Initial Pairing Bug for McMahon Tournament?

Here is the tournament in question:

Here is the the pairing description in Sensei’s Library:

Per the description of first round pairing, players are paired “within the bands according to one of the methods outlined in Group Pairing (” The word within tells me that players with the same initial McMahon points should be paired against each other first.

The initial pairing for this tournament is Slide pairing, so I would have expected the following pairing between players whose initial score was 0:

gugamircea 2k vs Mudksip000 7k
RikoParis 2k vs Невероятный АЛК 7k
yegorister 2k vs Farnham 8k

Instead we see the slide applied irrespective of starting score:

gugamircea 2k vs huangyunict 9k
RikoParis 2k vs Comrade SeeRed 11k
yegorister 2k vs IBa 13k

The most unfortunate pairing is probably Невероятный АЛК 7k vs Cozy 25k. I can’t see how that will be a rewarding game for either player.

This seems to defeat the intention of McMahon tournaments, which “avoids the problem of severely unbalanced pairings in early rounds.”

In case evidence is needed that my proposed understanding of McMahon pairing is correct, consider the description of pairing in subsequent rounds:
"Pairing players with the same McMahon Score against each other using one of the methods outlined in Group Pairing (

So my question is, how do we get this fixed?



There’s certainly a possibility that the two issues are related. I’m new to the forum, but I don’t see a link to a github issue tracking that item, and the post is almost a year old…

@Eugene They are probably unrelated.

Ah well - McMahon is just one of those topics that I have on the radar as “tends to generate questions, doesn’t often get good answers”, so I went looking for other examples of that, in case we can maybe have a burst of tidying it up.

It did work exactly as it should, @DoubleSente.

Quoting SL:

Before the First Round

Order the field of players by strength. Divide the field into bands of players based upon number of rounds and the distribution of players strengths. […]

Dividing the field means setting up the McMahon bars. You chose 20k and 10k, respectively, as bottom and top bars, meaning that: a. every player ranked 10k or higher was placed in the top group; b. every player ranked 20k or lower was placed in the bottom group; and c. all players ranked from 19k to 11k were placed in bars corresponding to their ranks (19k players in the 19k bar, 18k players in the 18k bar and so on). This is the resulting division for your tournament:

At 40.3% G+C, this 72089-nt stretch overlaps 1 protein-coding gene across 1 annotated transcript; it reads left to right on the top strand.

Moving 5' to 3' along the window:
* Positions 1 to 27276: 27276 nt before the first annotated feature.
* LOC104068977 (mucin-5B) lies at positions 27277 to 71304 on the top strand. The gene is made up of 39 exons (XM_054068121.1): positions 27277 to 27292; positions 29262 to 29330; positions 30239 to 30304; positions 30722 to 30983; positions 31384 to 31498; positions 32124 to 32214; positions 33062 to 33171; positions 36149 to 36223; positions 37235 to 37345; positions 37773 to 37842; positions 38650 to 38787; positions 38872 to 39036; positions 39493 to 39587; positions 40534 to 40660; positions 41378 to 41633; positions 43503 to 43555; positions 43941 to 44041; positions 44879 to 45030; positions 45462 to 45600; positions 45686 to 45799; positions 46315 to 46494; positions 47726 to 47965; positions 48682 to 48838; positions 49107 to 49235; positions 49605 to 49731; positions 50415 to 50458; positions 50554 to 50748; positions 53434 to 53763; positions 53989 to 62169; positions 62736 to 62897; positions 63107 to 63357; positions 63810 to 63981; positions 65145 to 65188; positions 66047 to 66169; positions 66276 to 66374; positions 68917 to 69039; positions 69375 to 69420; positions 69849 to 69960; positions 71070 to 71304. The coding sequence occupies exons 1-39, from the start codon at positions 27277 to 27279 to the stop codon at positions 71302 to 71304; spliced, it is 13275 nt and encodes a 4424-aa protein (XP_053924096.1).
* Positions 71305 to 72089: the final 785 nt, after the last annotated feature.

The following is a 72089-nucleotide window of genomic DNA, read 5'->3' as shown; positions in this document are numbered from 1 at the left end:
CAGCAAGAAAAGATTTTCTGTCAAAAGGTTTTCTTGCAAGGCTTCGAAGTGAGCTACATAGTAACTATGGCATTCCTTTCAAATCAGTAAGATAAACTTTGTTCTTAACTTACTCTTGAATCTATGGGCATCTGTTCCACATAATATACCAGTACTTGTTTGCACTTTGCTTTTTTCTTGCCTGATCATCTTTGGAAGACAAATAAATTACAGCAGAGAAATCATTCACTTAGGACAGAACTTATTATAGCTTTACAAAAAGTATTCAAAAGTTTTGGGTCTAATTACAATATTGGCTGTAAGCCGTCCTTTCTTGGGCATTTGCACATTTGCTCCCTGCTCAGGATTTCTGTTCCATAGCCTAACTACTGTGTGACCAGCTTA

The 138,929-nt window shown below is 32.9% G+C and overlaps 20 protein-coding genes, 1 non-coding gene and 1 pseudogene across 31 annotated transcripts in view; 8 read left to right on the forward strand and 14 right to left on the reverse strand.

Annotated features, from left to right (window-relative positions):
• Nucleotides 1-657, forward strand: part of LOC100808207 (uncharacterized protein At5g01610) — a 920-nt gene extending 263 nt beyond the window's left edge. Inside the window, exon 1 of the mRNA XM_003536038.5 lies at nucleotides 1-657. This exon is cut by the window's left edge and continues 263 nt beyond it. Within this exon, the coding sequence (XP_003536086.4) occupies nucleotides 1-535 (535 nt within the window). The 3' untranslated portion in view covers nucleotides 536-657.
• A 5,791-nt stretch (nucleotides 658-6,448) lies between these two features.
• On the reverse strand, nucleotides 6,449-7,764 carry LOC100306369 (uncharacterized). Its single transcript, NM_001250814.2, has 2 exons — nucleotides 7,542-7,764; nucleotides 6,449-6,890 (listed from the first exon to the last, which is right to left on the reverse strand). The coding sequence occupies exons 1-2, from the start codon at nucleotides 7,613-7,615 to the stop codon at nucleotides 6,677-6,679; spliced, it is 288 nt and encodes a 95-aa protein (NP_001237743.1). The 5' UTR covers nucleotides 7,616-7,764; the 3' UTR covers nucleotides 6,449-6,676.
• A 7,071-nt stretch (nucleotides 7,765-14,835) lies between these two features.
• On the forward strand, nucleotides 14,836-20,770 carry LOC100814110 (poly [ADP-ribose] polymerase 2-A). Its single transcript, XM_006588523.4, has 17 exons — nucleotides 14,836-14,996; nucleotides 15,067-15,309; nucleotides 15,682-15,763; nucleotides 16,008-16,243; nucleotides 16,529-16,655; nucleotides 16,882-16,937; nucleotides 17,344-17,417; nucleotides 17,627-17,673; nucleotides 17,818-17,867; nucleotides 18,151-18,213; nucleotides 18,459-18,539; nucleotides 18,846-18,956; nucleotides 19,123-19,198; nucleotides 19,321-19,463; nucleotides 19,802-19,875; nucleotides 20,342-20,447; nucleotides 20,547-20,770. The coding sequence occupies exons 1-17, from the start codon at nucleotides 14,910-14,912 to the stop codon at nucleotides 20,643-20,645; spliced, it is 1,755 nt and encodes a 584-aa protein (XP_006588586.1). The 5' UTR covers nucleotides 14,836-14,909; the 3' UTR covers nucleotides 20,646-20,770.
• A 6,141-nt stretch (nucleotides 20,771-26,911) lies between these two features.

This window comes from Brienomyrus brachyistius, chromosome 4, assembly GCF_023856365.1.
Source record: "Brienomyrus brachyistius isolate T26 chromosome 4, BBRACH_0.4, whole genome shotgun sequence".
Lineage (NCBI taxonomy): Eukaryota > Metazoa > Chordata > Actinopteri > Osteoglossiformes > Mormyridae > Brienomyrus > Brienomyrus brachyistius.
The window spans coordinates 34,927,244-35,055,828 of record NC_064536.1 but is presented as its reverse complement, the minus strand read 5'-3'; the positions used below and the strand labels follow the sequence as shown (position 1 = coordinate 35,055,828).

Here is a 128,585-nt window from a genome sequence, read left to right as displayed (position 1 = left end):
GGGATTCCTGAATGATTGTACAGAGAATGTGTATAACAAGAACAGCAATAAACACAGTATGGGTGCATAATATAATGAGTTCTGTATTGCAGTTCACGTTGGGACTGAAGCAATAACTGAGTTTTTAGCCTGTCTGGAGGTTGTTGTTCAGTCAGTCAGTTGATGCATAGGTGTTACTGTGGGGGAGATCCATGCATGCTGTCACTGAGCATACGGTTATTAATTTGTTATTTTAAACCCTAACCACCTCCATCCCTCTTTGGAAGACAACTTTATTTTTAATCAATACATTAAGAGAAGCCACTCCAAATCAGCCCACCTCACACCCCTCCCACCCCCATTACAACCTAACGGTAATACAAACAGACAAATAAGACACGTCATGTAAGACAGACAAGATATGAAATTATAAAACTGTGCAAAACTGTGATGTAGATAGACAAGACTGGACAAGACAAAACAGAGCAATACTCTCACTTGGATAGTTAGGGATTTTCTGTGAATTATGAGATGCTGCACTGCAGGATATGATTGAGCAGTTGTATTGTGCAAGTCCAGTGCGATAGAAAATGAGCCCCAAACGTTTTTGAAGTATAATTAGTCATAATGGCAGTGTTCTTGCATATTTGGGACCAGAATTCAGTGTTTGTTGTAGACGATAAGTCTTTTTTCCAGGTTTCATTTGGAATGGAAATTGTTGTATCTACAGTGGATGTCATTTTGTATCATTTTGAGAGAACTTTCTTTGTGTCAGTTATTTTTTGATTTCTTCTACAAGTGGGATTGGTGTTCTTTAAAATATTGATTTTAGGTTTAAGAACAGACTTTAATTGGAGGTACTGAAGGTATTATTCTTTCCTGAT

List of Competitors

Top Group (Initial score: 0)

  • gugamircea [2k]
  • RikoParis [2k]
  • yegorister [2k]
  • havefun [3k]
  • VPshunt5 [3k]
  • tikka [4k]
  • DoubleSente [5k]
  • Kame Sen’nin [6k]
  • Невероятный АЛК [7k]
  • Mudksip000 [7k]
  • Farnham [8k]
  • He Who Walks in Shadows [8k]
  • Midboss [9k]
  • huangyunict [9k]
  • Maxis [10k]
  • Oppilas [10k]

11k Bar (Initial score: -1)

  • Comrade SeeRed [11k]
  • orangeagent [11k]
  • ysatcho [11k]

12k Bar (Initial score: -2)

  • pmurk [12k]
  • unicycleOLI [12k]
  • Dimago [12k]

13k Bar (Initial score: -3)

  • IBa [13k]
  • DerMannMitHut [13k]

15k Bar (Initial score: -5)

  • SebastianKenne [15k]

17k Bar (Initial score: -7)

  • Julko [17k]

Bottom Group (Initial score: -10)

  • Cozy [25k]
  • BlueFalcon [22k]

Then you set the number of rounds in a way that effectively asked the server to generate a tournament in which it would be possible for players in the bottom group, starting with a negative score of -10, to get enough points in only three rounds to overtake those starting with the default score of 0. So, it delivered just that.

I believe a way to make a McMahon tournament work the way you had envisioned, with a small number of players, would be setting the bottom/top bars to 10k/9k and increasing the number of rounds as much as you reasonably could.

Another false alarm. @anoek explained it here.


Cool, I hadn’t seen that one.

How so?

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My bad, late-night-writing inaccuracy. Already corrected the post. Anyway, each win amounts to a single point. Checking the tournament, the number of matches generated for the first round wouldn’t allow a player with a score of -10 to overtake, point by point, playing inside his own group, someone with a 0+ score. Then again, maybe I’m missing something. :ok_man:

There may be all sorts of different options how to define the initial bands, but in the end pairing should be by McMahon score.

I think the original poster described it very well.

This is the core of the McMahon system. And it’s not what we are doing in tournaments labelled McMahon. (It is exactly what we are doing in simultaneous McMahon tournaments though).


What I understood trying to dig this argument is that the only useful pairing with McMahon is “strenght”.